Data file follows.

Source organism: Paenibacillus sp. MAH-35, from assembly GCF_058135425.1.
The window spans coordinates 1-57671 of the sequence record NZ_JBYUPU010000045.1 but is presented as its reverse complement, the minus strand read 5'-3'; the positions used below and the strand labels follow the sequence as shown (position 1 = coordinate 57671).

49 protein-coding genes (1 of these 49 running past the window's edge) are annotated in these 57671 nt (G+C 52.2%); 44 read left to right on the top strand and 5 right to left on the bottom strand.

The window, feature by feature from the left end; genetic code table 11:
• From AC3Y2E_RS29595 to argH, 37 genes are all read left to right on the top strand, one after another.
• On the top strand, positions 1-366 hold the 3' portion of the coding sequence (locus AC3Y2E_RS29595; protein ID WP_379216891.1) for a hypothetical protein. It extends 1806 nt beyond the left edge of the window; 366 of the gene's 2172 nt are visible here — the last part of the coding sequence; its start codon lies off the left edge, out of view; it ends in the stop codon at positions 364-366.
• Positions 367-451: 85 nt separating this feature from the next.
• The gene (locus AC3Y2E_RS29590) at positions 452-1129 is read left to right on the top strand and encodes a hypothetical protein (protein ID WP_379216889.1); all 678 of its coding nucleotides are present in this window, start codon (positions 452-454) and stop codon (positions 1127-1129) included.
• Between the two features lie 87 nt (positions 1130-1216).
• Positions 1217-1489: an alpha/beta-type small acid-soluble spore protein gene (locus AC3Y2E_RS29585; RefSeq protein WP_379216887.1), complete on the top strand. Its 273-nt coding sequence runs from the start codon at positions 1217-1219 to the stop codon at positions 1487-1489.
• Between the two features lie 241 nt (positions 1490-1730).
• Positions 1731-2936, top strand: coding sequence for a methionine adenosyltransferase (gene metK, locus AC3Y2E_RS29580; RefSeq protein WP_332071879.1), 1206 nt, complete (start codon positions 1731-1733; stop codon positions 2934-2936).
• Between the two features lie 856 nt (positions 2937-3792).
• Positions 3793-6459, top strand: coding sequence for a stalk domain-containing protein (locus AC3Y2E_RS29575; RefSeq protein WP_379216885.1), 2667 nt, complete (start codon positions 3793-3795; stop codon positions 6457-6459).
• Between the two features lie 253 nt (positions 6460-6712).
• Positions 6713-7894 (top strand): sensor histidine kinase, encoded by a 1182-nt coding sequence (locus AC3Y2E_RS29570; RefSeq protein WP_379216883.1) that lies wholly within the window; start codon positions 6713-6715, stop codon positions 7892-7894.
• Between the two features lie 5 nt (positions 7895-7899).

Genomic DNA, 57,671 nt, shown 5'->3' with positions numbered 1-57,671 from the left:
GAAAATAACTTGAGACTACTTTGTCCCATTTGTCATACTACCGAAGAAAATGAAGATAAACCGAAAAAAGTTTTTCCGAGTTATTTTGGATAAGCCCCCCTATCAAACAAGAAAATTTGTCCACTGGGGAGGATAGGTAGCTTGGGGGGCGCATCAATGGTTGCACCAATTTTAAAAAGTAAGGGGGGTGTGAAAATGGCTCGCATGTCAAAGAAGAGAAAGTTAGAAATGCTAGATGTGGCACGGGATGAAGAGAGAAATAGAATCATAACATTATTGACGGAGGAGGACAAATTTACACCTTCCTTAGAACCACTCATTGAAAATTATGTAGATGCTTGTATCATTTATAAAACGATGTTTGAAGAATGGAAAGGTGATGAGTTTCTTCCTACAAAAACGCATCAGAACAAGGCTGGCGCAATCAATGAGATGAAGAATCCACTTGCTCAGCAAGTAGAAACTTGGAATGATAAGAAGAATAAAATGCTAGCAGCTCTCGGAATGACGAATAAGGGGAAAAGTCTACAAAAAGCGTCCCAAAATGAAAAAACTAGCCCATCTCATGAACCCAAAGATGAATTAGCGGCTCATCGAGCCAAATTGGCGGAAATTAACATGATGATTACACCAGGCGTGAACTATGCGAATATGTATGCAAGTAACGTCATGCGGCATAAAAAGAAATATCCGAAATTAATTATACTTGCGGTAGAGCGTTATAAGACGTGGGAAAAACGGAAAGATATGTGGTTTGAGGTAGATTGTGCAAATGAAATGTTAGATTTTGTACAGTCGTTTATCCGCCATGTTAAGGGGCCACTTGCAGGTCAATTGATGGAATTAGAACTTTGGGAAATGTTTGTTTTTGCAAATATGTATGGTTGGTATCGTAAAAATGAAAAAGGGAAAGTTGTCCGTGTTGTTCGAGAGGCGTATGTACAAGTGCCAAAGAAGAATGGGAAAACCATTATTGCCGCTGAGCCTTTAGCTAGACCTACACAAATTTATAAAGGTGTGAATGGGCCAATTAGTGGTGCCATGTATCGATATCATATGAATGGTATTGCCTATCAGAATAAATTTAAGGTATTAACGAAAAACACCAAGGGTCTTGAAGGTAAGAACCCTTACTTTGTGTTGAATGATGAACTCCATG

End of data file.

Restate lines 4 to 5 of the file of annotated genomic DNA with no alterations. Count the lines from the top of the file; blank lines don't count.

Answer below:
The window, feature by feature from the left end; genetic code table 11:
• From AC3Y2E_RS29595 to argH, 37 genes are all read left to right on the top strand, one after another.